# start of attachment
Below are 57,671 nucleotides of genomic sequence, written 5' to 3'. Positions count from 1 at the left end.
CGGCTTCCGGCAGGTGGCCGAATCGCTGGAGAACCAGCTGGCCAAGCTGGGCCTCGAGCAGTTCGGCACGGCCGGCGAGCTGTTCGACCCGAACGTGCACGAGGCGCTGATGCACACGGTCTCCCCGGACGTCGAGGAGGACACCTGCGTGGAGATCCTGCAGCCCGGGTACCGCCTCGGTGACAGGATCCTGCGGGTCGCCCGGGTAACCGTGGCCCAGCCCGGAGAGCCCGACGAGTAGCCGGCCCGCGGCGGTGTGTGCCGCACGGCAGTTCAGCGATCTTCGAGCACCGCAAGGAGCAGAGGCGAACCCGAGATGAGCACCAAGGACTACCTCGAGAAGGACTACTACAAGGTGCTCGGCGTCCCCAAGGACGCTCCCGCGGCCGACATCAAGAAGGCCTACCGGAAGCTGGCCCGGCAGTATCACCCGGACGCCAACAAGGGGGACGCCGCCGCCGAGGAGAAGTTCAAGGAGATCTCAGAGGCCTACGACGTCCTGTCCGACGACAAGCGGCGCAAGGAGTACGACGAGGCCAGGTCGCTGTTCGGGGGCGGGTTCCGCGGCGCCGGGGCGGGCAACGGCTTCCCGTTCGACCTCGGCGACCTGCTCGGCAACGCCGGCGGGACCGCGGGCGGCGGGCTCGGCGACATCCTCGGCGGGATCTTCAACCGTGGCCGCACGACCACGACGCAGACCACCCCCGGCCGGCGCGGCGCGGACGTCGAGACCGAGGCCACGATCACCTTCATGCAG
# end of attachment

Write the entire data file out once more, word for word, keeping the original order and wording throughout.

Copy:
Below are 57,671 nucleotides of genomic sequence, written 5' to 3'. Positions count from 1 at the left end.
CGGCTTCCGGCAGGTGGCCGAATCGCTGGAGAACCAGCTGGCCAAGCTGGGCCTCGAGCAGTTCGGCACGGCCGGCGAGCTGTTCGACCCGAACGTGCACGAGGCGCTGATGCACACGGTCTCCCCGGACGTCGAGGAGGACACCTGCGTGGAGATCCTGCAGCCCGGGTACCGCCTCGGTGACAGGATCCTGCGGGTCGCCCGGGTAACCGTGGCCCAGCCCGGAGAGCCCGACGAGTAGCCGGCCCGCGGCGGTGTGTGCCGCACGGCAGTTCAGCGATCTTCGAGCACCGCAAGGAGCAGAGGCGAACCCGAGATGAGCACCAAGGACTACCTCGAGAAGGACTACTACAAGGTGCTCGGCGTCCCCAAGGACGCTCCCGCGGCCGACATCAAGAAGGCCTACCGGAAGCTGGCCCGGCAGTATCACCCGGACGCCAACAAGGGGGACGCCGCCGCCGAGGAGAAGTTCAAGGAGATCTCAGAGGCCTACGACGTCCTGTCCGACGACAAGCGGCGCAAGGAGTACGACGAGGCCAGGTCGCTGTTCGGGGGCGGGTTCCGCGGCGCCGGGGCGGGCAACGGCTTCCCGTTCGACCTCGGCGACCTGCTCGGCAACGCCGGCGGGACCGCGGGCGGCGGGCTCGGCGACATCCTCGGCGGGATCTTCAACCGTGGCCGCACGACCACGACGCAGACCACCCCCGGCCGGCGCGGCGCGGACGTCGAGACCGAGGCCACGATCACCTTCATGCAG